heronry (Webster's Third) as a transdeletion and Joseph Rudyard Kipling as a transaddition of JOHN KERRY. Shoreberry (Webster's Second) is a transdeletion of JOHN FORBES John Forbes can refer to more than one person:
Don Hauptman says that restaurateurs are accustomed to Mr. Brooks' frequent complaints. As retribution, they sometimes remove his food. But because this is illegal, they fear being arrested for endangering the Mel fare of a whiner.
The August 2001 Word Ways lists 10 Agamemnon words, and the February 2004 issue adds 60 more. A 71st example has surfaced in Berent and Evans' More Weird Words: APAETESIS, the act of angrily putting aside a matter for later discussion.
Anil adds to his August 2004 Colloquy comment on "Alphametically Truthful Equations" by pointing out that there are several half-equations that correctly count the number of letters in the number name: TWO + FIVE = 7, THREE + SEVEN = 10, TWO + FOUR + FIVE = 11, THREE + FIVE + FIVE = 13. There is also the triply equal subtraction subtraction, fundamental operation of arithmetic; the inverse of addition. If a and b are real numbers (see number), then the number a−b is that number (called the difference) which when added to b (the subtractor) equals ONE + THREE--ZERO = FOUR =4.
Darryl Francis has found one more transaddition for "States and Capitals in Combintion" in the May Word Ways: Columbus Ohio is contained in subdichotomously (4 extra letters). If one adds 2 letters to Salem Oregon one gets General Motors!
Dan Tilque found on the Internet (http://crispinsartwell.com/underground.htm) a 62-letter pangrammatic window, as part of a capsule review of an underground rap artist named j-live: "... outstandi|ng 'positive' flows over quietly exquisite jazz-based tracks, actually, the m|use is eclectic ...". Had the writer omitted the word actually, this would have been a 54-letter window!
Eric Albert writes "In the article 'Coincidental Self-Synonymy' by Anil, I believe that the word 'forlorn' (and possibly the word 'hope') in the phrase 'forlorn hope' is an example of self-synonymy (see the etymology etymology (ĕtĭmŏl`əjē), branch of linguistics that investigates the history, development, and origin of words. It was this study that chiefly revealed the regular relations of sounds in the Indo-European languages (as described of this phrase in the dictionary): (1) a body of men selected to perform a perilous service (from Dutch verloren hoop, a lost band or troop), and (2) a vain or faint hope (from Middle English forlesen, to lose utterly)."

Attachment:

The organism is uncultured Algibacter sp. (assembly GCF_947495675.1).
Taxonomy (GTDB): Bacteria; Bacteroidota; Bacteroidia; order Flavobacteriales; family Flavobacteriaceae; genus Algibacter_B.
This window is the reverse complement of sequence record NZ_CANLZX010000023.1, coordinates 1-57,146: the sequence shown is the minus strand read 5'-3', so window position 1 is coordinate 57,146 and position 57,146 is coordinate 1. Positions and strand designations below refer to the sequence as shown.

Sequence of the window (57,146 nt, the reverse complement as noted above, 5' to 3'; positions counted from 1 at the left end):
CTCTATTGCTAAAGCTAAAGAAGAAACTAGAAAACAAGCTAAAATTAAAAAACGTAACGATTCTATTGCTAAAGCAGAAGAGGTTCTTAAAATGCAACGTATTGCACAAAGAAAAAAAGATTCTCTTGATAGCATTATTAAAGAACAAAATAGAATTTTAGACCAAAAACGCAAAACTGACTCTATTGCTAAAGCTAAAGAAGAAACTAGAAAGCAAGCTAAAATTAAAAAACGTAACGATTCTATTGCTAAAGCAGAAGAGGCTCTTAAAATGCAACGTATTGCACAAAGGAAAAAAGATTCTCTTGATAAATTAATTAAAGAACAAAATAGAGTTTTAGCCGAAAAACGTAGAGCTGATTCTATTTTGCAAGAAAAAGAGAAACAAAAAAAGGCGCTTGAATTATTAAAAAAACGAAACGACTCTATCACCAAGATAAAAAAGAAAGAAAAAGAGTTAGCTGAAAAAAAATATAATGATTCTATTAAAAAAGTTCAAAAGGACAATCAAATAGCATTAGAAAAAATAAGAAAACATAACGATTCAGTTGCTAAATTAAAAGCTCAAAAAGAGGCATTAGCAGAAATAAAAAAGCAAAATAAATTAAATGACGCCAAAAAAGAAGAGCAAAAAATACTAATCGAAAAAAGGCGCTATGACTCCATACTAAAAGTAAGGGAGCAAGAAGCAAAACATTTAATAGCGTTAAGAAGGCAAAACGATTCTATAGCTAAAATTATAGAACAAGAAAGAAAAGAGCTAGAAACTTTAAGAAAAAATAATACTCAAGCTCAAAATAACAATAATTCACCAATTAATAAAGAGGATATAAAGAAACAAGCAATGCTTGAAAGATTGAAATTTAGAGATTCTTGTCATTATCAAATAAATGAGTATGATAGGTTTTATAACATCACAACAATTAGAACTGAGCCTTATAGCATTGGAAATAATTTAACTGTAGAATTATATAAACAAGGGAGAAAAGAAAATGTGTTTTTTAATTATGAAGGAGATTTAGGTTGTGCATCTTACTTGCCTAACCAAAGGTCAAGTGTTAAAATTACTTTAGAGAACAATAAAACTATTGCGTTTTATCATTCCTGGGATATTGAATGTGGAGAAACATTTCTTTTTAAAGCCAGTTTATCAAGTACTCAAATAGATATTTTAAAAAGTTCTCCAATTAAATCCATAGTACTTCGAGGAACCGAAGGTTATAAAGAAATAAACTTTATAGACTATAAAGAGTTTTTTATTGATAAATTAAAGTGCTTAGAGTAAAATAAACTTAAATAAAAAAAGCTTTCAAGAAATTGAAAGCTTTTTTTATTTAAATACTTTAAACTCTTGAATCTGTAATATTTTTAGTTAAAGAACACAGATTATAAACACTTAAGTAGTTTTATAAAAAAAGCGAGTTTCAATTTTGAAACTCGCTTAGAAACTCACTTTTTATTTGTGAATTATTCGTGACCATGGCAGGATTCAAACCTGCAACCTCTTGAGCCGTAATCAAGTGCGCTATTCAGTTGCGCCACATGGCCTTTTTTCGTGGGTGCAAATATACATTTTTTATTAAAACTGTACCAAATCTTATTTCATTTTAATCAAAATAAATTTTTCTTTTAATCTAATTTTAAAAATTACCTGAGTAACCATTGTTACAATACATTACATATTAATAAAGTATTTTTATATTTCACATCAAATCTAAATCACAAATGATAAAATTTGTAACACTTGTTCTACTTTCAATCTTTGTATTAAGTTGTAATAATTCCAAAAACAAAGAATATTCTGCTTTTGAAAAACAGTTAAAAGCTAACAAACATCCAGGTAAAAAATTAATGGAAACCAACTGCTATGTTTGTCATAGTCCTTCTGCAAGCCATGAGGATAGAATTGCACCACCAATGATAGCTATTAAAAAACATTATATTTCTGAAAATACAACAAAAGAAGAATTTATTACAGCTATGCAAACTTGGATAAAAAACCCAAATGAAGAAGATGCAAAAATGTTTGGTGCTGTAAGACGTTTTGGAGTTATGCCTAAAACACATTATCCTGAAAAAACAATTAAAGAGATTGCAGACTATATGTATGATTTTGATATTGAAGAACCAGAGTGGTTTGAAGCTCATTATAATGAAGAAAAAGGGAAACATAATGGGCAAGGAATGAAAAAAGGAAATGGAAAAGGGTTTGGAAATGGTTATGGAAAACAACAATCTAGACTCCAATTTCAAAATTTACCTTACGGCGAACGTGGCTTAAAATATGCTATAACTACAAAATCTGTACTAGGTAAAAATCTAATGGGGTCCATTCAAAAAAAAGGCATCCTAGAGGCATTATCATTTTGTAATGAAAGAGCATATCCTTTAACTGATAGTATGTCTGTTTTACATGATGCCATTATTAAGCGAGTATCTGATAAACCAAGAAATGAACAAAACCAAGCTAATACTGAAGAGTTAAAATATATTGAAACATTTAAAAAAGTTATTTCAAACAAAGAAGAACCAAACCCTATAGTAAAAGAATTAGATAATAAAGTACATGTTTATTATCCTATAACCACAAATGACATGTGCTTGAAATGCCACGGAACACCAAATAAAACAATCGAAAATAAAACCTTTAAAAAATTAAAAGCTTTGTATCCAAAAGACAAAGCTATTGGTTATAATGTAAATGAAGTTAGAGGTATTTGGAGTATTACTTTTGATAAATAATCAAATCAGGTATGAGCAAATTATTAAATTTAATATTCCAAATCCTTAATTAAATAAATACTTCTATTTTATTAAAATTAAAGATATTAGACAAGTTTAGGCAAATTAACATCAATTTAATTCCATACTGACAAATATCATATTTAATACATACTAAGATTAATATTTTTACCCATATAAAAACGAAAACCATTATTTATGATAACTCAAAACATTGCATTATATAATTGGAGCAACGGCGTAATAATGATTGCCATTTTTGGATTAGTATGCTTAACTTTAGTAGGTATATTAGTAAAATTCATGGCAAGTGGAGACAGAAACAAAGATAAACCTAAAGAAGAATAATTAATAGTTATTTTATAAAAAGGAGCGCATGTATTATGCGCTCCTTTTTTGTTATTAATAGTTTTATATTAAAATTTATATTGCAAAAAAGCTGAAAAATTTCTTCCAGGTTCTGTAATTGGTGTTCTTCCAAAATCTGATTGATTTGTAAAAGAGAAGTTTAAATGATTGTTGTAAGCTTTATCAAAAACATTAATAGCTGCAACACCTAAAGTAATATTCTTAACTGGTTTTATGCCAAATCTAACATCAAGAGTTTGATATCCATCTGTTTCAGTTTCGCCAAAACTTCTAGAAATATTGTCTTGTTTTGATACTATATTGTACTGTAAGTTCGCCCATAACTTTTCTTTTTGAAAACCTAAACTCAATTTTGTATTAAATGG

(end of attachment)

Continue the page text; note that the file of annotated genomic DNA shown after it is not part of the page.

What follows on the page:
Chris Cole has posted at http://en.wickipedia.org/wiki/Gry a comprehensive discussion of the famous -gry puzzle: its history, proposed "solutions", and a list of 130-gry words assembled from various Word Ways articles.
Jeff Grant writes "I really enjoyed Jim Puder's 'Some Sentential Palindromic pal·in·dro·mic
Relapsing; recurring. Five-Squares' [in the February issue]. There weren't any in the 'leave Ellen alone, venom enemy' class, but it does give some hope that one may exist. I haven't tried before, so I sat down and had a go. Came up with a few examples, but I rather like this quirky one: 'Asset' Steve sexes evets, Tessa! Evets are newts (Chambers Dict) which are notoriously difficult to sex. While evet-sexing isn't as well-known as toad-sexing or chicken-sexing, an expert would certainly be considered an 'asset'."
A recent comic strip "Kathy" footnotes Ross West's "Unspeakably Absurd" article in the February issue. In it, Kathy is challenged to use the "M" word (marriage) and the "B" word (baby) in the same sentence. Her solution: "Bring me a Macadamia macadamia (măk'ədā`mēə), name for the nut of the Macadamia ternifolia, an evergreen tree native to Australia, but cultivated in Hawaii. The nuts, also called Queensland nuts, are eaten roasted or raw. fudge nut Brownie."